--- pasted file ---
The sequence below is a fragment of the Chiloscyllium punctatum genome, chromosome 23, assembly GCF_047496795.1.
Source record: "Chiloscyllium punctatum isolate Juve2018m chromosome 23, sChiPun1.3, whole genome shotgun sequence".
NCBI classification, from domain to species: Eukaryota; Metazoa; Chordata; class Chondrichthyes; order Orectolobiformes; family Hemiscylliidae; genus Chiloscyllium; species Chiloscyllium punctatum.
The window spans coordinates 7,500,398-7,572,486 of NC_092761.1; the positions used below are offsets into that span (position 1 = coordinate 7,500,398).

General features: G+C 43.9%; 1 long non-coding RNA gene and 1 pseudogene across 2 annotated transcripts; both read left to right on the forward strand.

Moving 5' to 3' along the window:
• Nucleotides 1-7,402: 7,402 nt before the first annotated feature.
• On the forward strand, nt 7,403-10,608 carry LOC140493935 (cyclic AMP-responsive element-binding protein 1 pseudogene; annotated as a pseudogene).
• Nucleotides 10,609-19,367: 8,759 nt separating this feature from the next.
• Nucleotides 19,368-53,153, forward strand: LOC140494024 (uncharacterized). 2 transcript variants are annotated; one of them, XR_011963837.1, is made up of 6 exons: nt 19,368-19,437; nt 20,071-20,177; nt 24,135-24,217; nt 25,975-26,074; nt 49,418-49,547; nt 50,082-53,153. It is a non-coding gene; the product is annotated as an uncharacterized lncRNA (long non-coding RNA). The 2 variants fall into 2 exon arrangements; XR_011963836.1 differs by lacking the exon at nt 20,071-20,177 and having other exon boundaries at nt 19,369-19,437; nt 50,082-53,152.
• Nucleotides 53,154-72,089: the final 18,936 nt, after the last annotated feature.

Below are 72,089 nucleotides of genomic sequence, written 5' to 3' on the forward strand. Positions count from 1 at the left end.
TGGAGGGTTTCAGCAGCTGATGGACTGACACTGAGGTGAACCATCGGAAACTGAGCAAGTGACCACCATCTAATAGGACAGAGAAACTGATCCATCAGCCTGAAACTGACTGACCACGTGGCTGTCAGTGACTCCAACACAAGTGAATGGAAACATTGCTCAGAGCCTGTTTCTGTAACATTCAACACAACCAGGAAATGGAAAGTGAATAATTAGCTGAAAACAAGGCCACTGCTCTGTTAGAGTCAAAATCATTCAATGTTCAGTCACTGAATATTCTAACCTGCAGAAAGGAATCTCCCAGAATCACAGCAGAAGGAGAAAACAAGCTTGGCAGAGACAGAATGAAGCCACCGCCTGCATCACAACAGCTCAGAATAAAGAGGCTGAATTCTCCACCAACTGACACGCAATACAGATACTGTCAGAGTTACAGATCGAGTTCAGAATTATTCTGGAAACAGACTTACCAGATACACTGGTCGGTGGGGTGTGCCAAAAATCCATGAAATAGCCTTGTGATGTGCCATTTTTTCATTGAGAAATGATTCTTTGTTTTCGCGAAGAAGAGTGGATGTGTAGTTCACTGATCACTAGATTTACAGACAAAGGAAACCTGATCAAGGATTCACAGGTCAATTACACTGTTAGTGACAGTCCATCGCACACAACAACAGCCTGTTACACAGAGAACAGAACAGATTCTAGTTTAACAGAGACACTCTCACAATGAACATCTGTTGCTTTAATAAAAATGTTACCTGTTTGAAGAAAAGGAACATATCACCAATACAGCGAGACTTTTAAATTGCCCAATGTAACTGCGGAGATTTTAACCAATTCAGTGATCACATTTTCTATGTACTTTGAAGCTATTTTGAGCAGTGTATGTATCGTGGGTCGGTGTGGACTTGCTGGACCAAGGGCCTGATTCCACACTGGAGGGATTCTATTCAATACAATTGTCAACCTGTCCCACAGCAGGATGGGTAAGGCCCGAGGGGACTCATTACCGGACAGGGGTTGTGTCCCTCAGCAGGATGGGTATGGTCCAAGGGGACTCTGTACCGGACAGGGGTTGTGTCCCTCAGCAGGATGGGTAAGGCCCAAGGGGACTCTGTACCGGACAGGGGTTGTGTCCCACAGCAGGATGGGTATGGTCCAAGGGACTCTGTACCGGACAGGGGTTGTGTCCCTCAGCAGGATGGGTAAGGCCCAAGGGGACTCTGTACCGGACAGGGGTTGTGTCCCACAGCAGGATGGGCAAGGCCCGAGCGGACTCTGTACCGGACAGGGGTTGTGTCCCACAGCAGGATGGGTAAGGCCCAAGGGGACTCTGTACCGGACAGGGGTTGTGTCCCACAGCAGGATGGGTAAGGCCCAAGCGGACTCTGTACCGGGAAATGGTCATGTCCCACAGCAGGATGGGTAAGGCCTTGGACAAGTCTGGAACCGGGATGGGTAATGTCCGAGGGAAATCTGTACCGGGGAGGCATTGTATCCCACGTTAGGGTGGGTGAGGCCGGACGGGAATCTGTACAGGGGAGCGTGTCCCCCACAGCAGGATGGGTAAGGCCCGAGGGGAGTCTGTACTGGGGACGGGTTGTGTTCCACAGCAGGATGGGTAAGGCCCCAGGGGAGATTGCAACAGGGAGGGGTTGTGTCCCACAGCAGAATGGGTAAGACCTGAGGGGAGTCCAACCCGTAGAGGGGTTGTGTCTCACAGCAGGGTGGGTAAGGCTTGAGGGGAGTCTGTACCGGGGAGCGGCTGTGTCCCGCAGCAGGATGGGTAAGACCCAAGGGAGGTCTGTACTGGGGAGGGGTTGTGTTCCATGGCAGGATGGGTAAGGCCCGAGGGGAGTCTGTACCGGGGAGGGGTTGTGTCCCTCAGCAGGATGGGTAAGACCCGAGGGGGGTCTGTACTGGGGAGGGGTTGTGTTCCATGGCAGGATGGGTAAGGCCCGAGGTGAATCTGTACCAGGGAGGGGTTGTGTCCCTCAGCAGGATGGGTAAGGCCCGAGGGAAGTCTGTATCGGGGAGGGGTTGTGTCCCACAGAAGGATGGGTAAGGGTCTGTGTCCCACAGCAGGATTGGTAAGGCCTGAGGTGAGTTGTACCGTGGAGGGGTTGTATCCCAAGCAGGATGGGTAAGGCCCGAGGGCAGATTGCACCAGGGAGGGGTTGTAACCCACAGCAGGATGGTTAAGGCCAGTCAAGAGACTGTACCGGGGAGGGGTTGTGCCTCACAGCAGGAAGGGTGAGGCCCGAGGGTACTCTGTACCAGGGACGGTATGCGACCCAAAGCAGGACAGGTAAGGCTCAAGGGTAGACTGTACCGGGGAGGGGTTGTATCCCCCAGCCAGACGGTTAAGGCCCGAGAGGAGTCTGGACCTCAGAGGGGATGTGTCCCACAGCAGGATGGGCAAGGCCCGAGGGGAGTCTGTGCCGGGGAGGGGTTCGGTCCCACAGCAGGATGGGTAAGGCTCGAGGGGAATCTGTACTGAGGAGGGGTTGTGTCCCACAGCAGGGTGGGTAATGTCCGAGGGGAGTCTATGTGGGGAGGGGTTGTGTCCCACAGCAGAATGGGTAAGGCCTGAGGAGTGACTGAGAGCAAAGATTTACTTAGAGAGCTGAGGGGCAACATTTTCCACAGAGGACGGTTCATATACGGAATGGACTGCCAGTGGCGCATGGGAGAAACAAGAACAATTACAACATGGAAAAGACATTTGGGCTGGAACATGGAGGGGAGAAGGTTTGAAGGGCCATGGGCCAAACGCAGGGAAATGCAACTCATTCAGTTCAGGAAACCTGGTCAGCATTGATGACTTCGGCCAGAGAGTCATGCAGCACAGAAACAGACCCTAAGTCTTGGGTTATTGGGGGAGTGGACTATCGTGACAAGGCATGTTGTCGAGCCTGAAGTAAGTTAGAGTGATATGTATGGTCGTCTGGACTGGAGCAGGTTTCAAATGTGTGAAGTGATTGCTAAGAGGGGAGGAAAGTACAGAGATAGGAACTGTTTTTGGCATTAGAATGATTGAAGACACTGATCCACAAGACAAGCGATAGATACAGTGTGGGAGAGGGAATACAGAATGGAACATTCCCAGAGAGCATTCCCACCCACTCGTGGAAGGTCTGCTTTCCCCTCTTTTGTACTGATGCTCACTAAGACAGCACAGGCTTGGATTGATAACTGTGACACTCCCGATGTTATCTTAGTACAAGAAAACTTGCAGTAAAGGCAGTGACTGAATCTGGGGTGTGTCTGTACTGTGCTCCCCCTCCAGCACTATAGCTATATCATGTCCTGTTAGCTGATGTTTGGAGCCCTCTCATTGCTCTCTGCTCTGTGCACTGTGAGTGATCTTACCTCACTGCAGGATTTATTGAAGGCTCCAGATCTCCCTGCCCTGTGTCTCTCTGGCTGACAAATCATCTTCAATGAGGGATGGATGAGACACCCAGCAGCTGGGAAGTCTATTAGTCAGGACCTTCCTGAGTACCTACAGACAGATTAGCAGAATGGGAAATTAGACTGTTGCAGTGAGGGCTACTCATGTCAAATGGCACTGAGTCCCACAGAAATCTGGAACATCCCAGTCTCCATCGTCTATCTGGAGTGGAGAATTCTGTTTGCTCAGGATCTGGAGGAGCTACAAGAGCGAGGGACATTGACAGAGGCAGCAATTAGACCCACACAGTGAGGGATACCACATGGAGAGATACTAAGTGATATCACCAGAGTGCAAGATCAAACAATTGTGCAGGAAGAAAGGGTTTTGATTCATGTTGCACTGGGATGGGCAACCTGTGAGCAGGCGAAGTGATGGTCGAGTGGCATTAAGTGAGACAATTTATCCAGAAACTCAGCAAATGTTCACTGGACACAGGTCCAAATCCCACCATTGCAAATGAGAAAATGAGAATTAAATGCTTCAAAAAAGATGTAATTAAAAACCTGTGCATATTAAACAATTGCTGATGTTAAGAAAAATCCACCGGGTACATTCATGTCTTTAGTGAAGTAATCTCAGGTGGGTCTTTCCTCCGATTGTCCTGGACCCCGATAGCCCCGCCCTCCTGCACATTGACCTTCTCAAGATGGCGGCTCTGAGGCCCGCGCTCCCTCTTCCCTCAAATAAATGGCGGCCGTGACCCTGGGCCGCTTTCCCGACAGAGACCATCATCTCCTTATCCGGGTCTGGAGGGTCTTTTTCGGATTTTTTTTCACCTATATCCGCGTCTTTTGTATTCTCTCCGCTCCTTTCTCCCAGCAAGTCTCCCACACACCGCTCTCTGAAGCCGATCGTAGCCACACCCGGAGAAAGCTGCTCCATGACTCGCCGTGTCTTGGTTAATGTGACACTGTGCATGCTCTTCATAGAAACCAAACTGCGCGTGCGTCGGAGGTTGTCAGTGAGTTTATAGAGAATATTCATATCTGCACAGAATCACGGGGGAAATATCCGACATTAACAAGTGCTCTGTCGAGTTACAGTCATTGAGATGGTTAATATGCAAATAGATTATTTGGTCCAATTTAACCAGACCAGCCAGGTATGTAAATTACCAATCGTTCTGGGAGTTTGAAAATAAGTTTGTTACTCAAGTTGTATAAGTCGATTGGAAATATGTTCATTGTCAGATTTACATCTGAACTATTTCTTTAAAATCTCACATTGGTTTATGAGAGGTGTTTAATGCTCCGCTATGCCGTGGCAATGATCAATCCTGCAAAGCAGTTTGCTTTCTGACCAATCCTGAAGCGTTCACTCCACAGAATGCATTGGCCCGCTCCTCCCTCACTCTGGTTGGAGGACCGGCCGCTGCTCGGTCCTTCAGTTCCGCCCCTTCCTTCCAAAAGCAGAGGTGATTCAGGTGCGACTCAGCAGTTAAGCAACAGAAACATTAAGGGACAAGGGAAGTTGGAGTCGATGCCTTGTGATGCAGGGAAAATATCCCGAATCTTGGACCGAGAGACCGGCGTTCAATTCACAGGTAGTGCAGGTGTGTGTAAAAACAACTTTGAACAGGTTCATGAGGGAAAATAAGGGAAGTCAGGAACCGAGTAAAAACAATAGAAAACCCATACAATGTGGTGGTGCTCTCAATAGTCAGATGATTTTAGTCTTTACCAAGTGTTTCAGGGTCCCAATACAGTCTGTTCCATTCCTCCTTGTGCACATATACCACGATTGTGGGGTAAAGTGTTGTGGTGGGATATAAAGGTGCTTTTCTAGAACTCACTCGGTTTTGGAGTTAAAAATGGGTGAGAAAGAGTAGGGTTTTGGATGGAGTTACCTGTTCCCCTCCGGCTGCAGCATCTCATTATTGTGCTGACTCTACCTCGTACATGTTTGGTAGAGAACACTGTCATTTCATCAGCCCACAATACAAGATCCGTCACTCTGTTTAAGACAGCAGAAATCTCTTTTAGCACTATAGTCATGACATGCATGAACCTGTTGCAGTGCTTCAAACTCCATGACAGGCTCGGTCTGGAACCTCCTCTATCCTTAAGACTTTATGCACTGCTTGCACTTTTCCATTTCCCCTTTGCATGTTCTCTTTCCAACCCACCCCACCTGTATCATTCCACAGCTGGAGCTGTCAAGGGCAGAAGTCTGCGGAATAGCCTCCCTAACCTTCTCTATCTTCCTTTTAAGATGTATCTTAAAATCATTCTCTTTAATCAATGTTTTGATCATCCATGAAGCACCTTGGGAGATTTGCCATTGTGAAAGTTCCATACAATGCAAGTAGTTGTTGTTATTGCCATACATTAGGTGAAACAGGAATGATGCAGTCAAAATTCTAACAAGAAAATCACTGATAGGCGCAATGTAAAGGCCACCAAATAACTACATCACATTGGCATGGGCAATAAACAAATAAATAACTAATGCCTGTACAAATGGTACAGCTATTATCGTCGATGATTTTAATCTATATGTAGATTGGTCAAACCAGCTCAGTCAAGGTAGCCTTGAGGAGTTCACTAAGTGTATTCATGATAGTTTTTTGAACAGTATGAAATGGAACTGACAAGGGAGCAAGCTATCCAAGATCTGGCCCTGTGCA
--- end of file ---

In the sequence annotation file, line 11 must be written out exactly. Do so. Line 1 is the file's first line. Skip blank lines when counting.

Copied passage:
• Nucleotides 53,154-72,089: the final 18,936 nt, after the last annotated feature.